Washington: Scientists have found a protein that acts like a "key" allowing the Ebola virus to infect cells, according to an article published in the journal mBio.
A study by a group of scientists from the Albert Einstein College of Medicine at Yeshiva University in New York and the US Army Medical Research Institute of Infectious Diseases (USAMRIID), claims to identify the "Achilles Heel" of the Ebola virus, according to the article published on Tuesday.
The researchers suggest the virus needs to lock on to a Niemann-Pick C1 (NPC1) protein to be able to replicate its genetic information within the cell and infect it.
When the virus enters a healthy cell, it is surrounded by a part of the cell membrane, or lysosomes, that digest foreign bodies with enzymes.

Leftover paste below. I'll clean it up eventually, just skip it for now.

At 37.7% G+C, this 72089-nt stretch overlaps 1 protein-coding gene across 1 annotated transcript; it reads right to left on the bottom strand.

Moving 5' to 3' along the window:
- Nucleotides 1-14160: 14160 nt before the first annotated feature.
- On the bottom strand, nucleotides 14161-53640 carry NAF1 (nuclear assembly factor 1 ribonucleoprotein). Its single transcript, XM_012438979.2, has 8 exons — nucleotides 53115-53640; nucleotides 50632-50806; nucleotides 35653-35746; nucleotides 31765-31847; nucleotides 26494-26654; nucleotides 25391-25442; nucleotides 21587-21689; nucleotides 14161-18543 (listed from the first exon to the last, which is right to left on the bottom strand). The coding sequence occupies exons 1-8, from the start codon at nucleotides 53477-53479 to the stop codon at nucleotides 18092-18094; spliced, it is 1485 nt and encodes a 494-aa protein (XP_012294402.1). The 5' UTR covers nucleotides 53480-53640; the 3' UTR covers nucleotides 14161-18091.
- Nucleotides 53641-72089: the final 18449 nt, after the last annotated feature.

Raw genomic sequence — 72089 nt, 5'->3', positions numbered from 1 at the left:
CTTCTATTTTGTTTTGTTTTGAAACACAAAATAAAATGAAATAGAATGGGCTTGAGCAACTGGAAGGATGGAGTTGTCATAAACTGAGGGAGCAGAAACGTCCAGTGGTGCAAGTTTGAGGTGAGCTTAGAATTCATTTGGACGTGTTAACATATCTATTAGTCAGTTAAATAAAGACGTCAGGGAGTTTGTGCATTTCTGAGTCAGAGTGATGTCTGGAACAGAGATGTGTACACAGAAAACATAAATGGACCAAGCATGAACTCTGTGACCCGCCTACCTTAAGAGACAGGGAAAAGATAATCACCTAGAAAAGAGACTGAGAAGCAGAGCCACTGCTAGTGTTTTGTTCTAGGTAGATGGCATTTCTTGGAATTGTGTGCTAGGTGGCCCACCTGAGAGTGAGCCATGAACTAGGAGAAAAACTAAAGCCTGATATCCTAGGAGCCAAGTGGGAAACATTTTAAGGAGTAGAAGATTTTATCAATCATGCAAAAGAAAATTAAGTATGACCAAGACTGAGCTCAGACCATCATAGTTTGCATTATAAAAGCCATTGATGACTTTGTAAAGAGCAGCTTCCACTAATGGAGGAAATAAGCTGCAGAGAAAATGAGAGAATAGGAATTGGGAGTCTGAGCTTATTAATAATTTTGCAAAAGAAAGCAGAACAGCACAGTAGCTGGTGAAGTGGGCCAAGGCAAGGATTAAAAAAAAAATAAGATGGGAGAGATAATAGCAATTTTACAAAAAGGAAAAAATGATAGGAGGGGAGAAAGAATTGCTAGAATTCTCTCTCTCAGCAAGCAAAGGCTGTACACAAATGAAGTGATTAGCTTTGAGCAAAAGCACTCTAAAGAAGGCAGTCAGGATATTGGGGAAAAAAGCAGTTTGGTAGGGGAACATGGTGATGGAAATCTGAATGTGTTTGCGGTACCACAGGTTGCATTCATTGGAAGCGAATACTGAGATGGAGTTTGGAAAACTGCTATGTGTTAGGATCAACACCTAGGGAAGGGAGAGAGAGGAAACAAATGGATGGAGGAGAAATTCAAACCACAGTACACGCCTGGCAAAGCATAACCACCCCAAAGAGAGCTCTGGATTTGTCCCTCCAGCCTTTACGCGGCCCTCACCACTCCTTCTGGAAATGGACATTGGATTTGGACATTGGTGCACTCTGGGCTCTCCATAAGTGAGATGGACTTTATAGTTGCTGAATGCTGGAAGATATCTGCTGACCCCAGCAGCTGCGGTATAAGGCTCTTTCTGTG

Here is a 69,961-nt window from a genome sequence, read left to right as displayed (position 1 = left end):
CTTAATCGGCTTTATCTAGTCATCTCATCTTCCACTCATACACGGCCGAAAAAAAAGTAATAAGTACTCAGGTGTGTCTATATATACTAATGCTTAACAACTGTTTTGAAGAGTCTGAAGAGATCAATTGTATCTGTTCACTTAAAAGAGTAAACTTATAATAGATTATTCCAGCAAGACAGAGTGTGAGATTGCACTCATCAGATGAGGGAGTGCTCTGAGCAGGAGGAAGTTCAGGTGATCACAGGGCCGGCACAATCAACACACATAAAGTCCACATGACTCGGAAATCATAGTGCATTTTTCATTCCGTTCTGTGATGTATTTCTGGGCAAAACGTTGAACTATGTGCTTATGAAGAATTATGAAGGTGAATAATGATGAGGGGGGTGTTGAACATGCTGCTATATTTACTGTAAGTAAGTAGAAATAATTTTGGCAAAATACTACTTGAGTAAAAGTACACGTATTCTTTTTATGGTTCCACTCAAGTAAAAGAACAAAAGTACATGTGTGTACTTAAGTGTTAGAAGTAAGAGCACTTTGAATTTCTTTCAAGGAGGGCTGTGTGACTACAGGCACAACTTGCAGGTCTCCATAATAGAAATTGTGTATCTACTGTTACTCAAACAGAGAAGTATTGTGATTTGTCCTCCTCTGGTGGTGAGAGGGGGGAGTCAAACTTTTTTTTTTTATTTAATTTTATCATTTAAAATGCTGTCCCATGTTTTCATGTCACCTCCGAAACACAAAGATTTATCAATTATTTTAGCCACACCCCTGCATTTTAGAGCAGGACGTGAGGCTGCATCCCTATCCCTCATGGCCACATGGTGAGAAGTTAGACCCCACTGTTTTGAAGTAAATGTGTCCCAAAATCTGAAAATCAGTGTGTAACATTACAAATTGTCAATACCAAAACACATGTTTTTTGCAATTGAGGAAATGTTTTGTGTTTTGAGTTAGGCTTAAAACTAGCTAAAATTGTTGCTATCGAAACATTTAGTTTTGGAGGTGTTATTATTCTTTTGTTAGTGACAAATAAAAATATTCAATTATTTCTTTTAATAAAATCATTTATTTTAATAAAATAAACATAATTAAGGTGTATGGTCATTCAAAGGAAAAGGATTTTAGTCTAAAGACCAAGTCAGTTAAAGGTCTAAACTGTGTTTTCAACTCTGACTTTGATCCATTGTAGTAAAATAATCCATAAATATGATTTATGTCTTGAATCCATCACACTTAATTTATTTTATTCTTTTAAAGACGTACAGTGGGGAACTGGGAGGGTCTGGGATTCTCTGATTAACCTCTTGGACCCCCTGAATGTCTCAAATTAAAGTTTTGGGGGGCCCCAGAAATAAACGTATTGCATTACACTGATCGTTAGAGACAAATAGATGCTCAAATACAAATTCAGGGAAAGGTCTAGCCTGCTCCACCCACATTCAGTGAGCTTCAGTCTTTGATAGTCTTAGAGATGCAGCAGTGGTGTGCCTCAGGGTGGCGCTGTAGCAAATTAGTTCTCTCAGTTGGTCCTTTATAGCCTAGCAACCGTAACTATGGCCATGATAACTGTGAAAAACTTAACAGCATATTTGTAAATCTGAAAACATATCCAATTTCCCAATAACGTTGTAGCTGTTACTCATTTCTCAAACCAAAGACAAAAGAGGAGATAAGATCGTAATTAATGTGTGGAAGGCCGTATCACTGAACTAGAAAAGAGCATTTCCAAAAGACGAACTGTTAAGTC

If these lysosomes do not contain the NPC1 protein, the virus cannot reproduce.
Scientists discovered this mechanism by testing the effect of the virus on mice with the NPC1 gene and others without.
Mice without the gene showed complete immunity to the Ebola virus, a finding that could reveal a cure for the deadly virus.
However, the path to a cure is far from simple.
NPC1 protein is also key to transporting cholesterol within the cell and people lacking it develop a fatal neuro-degenerative disorder called Niemann-Pick disease.
Scientists are now assessing the possibility of developing an antidote to Ebola by temporarily blocking the NPC1 receptors to check the spread of the virus.
"We think patients would be able to tolerate the treatment, which would be needed for only a short time," said Andrew S. Herbert, research scientist in the Viral Immunology Branch at USAMRIID.
Since 2014, an Ebola outbreak in several countries of West Africa has infected close to 27,000 people and has claimed more than 11,000 lives, according to the World Health Organisation.